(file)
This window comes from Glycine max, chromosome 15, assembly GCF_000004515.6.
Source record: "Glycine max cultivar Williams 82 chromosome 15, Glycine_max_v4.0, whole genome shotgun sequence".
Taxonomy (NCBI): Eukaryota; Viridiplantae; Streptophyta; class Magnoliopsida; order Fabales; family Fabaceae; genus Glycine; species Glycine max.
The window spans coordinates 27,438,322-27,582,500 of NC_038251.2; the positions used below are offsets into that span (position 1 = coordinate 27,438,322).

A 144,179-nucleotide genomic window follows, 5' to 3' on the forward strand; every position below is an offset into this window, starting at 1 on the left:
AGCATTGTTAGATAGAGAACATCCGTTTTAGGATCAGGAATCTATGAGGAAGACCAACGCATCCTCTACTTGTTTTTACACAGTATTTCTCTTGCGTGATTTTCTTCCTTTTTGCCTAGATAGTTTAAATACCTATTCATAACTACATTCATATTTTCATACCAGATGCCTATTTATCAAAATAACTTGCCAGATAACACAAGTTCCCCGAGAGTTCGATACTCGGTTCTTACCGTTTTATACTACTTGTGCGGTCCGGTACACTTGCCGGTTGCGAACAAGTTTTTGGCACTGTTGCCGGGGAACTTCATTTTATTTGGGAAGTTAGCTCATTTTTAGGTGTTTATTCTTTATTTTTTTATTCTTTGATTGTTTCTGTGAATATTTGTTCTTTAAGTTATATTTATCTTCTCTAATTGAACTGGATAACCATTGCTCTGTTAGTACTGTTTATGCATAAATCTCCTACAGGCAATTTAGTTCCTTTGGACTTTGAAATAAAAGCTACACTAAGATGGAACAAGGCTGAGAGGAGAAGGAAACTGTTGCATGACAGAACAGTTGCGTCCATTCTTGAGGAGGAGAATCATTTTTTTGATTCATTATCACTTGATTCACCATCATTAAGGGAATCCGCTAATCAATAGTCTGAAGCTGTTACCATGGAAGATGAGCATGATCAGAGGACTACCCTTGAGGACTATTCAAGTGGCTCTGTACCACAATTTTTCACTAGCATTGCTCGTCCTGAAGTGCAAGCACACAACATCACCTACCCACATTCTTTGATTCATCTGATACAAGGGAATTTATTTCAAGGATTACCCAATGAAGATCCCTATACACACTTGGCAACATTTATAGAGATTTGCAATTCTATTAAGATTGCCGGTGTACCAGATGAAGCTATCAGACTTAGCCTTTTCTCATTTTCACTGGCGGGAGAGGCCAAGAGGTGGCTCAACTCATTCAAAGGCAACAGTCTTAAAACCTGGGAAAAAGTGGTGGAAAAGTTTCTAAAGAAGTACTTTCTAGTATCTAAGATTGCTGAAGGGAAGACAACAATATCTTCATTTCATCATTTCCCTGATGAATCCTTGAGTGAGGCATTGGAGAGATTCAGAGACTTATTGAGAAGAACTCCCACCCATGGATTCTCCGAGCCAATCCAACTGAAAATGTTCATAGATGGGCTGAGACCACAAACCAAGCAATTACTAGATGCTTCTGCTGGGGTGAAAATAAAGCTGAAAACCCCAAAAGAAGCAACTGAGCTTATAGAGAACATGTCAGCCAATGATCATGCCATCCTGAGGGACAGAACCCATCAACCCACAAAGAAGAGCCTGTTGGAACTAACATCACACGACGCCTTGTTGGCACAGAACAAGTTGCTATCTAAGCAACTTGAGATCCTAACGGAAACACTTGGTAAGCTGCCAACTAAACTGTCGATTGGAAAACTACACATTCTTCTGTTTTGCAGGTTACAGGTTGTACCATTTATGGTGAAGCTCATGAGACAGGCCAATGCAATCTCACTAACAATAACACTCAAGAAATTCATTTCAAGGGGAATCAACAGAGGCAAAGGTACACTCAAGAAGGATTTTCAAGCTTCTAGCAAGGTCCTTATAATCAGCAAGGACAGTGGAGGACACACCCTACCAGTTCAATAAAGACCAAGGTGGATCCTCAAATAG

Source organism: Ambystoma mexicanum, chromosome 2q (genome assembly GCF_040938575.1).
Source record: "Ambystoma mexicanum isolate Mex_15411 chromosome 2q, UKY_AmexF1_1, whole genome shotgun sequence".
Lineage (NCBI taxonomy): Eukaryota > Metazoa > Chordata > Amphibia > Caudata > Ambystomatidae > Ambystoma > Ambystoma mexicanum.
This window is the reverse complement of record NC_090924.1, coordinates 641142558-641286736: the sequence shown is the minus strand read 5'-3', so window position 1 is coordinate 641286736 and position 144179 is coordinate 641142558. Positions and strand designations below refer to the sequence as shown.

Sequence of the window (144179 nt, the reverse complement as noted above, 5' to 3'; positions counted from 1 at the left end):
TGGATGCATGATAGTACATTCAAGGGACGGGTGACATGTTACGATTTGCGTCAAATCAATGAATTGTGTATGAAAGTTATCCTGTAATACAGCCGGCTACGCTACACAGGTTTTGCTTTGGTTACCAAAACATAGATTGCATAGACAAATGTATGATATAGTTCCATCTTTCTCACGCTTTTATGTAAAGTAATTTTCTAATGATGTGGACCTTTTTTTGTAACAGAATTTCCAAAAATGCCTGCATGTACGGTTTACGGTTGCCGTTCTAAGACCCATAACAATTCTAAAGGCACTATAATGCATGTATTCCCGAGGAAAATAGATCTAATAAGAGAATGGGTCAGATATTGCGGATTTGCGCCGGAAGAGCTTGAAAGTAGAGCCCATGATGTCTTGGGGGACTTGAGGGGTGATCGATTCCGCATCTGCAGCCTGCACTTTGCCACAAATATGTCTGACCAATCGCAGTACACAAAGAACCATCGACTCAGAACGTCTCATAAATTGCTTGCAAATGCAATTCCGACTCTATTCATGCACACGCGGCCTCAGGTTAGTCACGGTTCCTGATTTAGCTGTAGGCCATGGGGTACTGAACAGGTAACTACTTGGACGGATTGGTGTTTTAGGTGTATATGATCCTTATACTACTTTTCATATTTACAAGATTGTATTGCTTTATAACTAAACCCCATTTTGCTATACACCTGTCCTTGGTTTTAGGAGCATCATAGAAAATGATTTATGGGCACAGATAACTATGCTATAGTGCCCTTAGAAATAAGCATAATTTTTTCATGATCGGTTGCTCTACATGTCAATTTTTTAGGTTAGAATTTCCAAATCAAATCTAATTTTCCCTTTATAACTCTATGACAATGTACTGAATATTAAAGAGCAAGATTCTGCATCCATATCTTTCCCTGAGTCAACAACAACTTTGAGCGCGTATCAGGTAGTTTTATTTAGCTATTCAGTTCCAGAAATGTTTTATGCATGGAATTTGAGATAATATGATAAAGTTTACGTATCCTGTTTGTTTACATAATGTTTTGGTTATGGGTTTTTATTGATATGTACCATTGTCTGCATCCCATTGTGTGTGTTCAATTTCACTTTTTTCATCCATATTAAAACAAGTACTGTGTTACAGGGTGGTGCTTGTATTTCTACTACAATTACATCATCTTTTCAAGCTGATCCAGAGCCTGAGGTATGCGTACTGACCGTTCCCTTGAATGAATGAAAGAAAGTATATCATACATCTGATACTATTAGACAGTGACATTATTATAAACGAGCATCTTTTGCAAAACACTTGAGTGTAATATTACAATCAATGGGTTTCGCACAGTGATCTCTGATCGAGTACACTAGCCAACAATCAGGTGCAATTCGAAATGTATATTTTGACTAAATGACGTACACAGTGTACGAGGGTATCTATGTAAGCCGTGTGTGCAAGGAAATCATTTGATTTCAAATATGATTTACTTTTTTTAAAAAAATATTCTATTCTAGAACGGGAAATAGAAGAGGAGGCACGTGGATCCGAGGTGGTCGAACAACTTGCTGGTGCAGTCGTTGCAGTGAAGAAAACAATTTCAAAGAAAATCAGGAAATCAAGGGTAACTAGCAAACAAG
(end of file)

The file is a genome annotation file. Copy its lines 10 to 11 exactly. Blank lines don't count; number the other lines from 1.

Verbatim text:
This window is the reverse complement of record NC_090924.1, coordinates 641142558-641286736: the sequence shown is the minus strand read 5'-3', so window position 1 is coordinate 641286736 and position 144179 is coordinate 641142558. Positions and strand designations below refer to the sequence as shown.

Sequence of the window (144179 nt, the reverse complement as noted above, 5' to 3'; positions counted from 1 at the left end):